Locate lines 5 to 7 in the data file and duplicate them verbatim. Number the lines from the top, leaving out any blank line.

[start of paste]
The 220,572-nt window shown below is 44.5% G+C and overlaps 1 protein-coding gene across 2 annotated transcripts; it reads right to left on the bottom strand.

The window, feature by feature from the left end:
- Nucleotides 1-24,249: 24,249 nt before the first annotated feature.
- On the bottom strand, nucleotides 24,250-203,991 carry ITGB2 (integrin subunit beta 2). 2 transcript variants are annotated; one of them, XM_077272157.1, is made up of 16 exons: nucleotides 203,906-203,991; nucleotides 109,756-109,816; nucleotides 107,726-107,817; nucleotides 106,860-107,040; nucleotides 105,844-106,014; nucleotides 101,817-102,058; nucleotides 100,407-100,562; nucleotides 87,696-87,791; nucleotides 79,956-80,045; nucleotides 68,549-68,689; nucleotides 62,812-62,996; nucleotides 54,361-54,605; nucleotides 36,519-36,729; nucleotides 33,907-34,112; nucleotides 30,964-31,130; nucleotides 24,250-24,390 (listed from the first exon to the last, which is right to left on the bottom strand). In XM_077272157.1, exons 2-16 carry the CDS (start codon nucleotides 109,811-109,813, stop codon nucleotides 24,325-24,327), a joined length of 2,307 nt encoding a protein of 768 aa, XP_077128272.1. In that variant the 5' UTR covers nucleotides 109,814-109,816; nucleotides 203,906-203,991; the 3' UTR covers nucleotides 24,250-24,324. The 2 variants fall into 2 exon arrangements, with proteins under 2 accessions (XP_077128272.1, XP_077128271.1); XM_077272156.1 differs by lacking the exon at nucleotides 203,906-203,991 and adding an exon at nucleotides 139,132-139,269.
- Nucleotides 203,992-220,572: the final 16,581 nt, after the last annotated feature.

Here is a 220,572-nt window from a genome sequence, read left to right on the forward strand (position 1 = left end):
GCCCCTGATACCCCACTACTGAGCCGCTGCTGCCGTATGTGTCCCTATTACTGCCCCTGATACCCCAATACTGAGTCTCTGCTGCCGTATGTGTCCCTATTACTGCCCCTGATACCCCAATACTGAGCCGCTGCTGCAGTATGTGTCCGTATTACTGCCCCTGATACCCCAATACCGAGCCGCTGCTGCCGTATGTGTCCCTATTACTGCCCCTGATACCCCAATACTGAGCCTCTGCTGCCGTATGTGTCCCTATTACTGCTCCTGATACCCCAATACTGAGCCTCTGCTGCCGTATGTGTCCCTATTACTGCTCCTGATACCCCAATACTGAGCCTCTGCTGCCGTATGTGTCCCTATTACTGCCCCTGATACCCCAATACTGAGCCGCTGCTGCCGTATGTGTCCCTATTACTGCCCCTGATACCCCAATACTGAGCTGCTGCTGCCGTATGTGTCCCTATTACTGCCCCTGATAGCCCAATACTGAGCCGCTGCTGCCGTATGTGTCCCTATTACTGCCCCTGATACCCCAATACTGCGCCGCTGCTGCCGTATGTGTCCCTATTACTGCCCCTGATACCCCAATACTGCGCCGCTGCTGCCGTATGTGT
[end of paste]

- Nucleotides 203,992-220,572: the final 16,581 nt, after the last annotated feature.

Here is a 220,572-nt window from a genome sequence, read left to right on the forward strand (position 1 = left end):
GCCCCTGATACCCCACTACTGAGCCGCTGCTGCCGTATGTGTCCCTATTACTGCCCCTGATACCCCAATACTGAGTCTCTGCTGCCGTATGTGTCCCTATTACTGCCCCTGATACCCCAATACTGAGCCGCTGCTGCAGTATGTGTCCGTATTACTGCCCCTGATACCCCAATACCGAGCCGCTGCTGCCGTATGTGTCCCTATTACTGCCCCTGATACCCCAATACTGAGCCTCTGCTGCCGTATGTGTCCCTATTACTGCTCCTGATACCCCAATACTGAGCCTCTGCTGCCGTATGTGTCCCTATTACTGCTCCTGATACCCCAATACTGAGCCTCTGCTGCCGTATGTGTCCCTATTACTGCCCCTGATACCCCAATACTGAGCCGCTGCTGCCGTATGTGTCCCTATTACTGCCCCTGATACCCCAATACTGAGCTGCTGCTGCCGTATGTGTCCCTATTACTGCCCCTGATAGCCCAATACTGAGCCGCTGCTGCCGTATGTGTCCCTATTACTGCCCCTGATACCCCAATACTGCGCCGCTGCTGCCGTATGTGTCCCTATTACTGCCCCTGATACCCCAATACTGCGCCGCTGCTGCCGTATGTGT